Cover Image: The Newcomer

The Newcomer

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Member Reviews

This is marketed as a crime  / mystery novel however it is so much more than that and i had no idea it was inspired by true events until i opened the book. 

It's set on a fictional island with a close community who are shocked after Paulina a 'newcomer' to the island is murdered. . Unlike other crime novels the book is more about the victim rather than the perpetrator so if you are looking for a fast paced thriller this is not for you. 

It's a dark and at times very disturbing read about a self destructive woman . We see Paulina in the years leading up to the tragedy and then we move forward to the present day and the impact the murder has on her family and fellow islanders. . There 's rape, abuse, addiction, it is not an easy read but one that will have you gripped all the same .
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I loved this book! Paulina was truly a troubled soul and while she had many many faults, It was so interesting to follow her on her self destructive journey.  The attention to detail on the island surroundings was perfect and although I’ve never been to Norfolk Island I can picture it clearly in my mind. I loved the writing, loved the tragedy of the novel and the mysterious element.
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I was really looking forward to reading this book. But I think I had too high expectations as it just didnt do it for me. I found parts of it were repetitive, and found it left me disappointed.
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Quite a difficult book to read as the characters were not likable. I enjoyed parts of it, had to skim read most. Overall, it would appeal to some readers.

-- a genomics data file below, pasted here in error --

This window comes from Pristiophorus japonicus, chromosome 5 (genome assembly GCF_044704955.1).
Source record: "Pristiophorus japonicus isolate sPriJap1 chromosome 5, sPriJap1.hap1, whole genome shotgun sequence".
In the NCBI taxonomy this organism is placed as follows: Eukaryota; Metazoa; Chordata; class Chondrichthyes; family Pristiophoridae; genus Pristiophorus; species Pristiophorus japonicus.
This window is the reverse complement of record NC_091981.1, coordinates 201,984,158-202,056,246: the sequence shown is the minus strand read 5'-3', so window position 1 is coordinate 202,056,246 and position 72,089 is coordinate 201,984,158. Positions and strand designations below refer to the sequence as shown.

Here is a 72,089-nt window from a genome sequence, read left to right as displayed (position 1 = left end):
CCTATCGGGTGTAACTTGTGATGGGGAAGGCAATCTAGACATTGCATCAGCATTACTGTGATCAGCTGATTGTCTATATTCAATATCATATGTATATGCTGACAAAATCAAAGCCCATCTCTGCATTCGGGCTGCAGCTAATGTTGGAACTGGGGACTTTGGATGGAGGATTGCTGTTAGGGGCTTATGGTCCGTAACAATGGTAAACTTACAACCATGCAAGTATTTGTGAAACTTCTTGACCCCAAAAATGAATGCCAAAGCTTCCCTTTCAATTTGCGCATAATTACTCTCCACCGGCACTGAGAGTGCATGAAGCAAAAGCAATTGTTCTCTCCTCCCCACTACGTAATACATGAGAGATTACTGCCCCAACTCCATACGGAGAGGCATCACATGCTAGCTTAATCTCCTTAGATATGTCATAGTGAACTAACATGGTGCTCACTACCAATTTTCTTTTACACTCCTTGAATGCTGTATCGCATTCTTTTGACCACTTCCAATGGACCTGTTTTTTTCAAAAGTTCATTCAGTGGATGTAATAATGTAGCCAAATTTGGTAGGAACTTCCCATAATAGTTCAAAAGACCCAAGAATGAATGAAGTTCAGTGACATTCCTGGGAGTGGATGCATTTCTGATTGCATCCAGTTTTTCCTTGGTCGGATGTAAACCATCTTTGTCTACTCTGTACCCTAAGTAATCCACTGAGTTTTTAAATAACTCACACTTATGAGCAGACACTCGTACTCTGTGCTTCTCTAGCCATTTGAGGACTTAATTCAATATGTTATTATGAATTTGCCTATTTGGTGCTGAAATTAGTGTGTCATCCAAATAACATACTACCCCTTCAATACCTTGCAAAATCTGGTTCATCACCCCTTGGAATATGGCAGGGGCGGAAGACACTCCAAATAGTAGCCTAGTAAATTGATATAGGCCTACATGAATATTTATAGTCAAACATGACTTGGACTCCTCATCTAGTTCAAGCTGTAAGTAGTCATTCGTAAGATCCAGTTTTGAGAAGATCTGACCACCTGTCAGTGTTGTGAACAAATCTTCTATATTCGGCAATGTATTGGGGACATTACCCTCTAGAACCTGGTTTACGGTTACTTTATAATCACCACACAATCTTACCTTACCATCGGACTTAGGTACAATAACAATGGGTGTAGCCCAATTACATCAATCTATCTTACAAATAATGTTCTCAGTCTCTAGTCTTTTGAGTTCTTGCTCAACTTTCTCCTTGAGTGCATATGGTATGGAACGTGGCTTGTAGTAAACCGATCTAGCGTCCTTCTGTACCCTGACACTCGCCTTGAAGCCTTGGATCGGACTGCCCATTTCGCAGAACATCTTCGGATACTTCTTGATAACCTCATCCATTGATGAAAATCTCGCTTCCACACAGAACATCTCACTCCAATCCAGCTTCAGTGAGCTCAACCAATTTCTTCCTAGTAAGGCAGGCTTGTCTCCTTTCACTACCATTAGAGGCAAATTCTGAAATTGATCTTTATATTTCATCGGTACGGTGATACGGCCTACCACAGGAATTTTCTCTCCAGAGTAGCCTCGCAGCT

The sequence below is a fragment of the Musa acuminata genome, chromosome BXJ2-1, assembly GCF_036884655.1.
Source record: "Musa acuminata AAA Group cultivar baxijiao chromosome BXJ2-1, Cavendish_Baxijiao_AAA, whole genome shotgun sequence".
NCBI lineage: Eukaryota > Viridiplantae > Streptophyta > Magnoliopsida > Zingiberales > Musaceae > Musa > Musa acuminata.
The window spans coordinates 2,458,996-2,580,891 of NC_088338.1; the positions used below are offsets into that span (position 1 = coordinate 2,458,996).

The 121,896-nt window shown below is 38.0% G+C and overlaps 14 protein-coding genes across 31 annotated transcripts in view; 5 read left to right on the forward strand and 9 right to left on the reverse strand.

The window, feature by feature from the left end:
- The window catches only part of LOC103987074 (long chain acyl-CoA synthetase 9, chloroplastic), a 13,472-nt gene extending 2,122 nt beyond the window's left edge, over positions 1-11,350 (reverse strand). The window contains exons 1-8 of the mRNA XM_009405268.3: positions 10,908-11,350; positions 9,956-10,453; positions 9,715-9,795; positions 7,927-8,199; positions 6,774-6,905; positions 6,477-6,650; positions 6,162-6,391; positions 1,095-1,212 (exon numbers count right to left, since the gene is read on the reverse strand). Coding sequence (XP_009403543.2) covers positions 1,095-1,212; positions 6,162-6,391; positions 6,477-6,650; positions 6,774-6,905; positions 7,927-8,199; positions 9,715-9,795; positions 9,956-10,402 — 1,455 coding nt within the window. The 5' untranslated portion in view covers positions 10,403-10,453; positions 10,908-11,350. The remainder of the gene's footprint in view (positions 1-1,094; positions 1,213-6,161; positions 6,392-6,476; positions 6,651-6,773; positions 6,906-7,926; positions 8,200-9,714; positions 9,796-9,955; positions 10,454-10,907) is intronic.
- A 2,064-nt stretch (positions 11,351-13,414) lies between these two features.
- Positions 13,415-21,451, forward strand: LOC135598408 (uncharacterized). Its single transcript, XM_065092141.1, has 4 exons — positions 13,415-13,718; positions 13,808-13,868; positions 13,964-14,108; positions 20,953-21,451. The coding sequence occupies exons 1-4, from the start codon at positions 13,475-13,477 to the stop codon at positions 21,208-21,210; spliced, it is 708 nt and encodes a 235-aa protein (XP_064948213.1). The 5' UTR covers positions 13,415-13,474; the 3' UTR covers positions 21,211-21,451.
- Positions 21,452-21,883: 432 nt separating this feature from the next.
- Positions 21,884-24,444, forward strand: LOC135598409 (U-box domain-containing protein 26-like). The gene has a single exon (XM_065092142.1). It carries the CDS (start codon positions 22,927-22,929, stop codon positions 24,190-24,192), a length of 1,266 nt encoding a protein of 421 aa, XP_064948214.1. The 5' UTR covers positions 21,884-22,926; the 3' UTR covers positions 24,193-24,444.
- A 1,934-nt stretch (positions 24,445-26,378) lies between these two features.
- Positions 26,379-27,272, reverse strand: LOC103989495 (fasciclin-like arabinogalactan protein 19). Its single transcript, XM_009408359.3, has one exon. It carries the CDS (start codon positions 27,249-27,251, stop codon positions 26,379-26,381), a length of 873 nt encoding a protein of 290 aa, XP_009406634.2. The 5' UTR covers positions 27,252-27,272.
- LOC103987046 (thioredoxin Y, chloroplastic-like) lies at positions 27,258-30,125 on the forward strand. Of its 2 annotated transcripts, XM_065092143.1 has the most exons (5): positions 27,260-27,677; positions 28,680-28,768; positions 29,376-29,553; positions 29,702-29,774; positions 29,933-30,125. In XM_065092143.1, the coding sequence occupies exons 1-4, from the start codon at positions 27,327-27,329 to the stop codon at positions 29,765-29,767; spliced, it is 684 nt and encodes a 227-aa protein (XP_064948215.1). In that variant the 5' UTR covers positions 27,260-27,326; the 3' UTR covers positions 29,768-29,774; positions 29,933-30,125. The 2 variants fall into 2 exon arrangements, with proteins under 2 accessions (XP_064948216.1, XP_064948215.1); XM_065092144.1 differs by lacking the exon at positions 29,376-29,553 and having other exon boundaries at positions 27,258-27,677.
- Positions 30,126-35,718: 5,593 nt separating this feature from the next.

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The Newcomer is a powerful story of a mother's search for her missing daughter and the events that lead to her tragic murder. Paulina is a troubled young women, searching for love but finding sex and violence in a patriarchal island community where she is already seen as an outsider, a "mainie" from Australia.  Full of self loathing, she pushes those who love her away, including Judy, her mother. Judy never stops reaching out to her, never turns her back.  To Judy, Paulina is never unlovable.  Paulina controls her pain with unsafe sex, alcohol and an eating disorder. Often unlikeable, the community blames her for her behaviour and for the behaviour of others around her including those who abuse and exploit her again and again.  As readers we are taken along her painful journey and it would be easy to lose empathy and join in with the victim blaming. She asked for it, didn't she?
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I was a little conflicted with this one.  The novel is heavy on dialogue, which although is realistic, it is also a little tiresome. It should also come with with some warnings as it contains rape, incest, self harm and eating disorders.
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What a literary crime thriller! This is a book that will make you gasp for some air because it was dark, twisty and thrilling. 

The Newcomer is a thriller which is loosely based on a true crime (although I didn’t know this at the start). Set in the fictional island Fairfolk, this is the story of a mother, who is finding answers to the murder of her daughter. Paulina isn’t perfect. She is far from perfection. She moves to Fairfolk from Sydney, an island with its close-knit community. On the day she turns 29, during the Easter break, her mother, Judy comes to visit. With time and with no any messages from her daughter, she tries to track her down and comes to the reality of her death. In a close community with everyone’s life interwoven with everybody else’s, every person we meet is a suspect.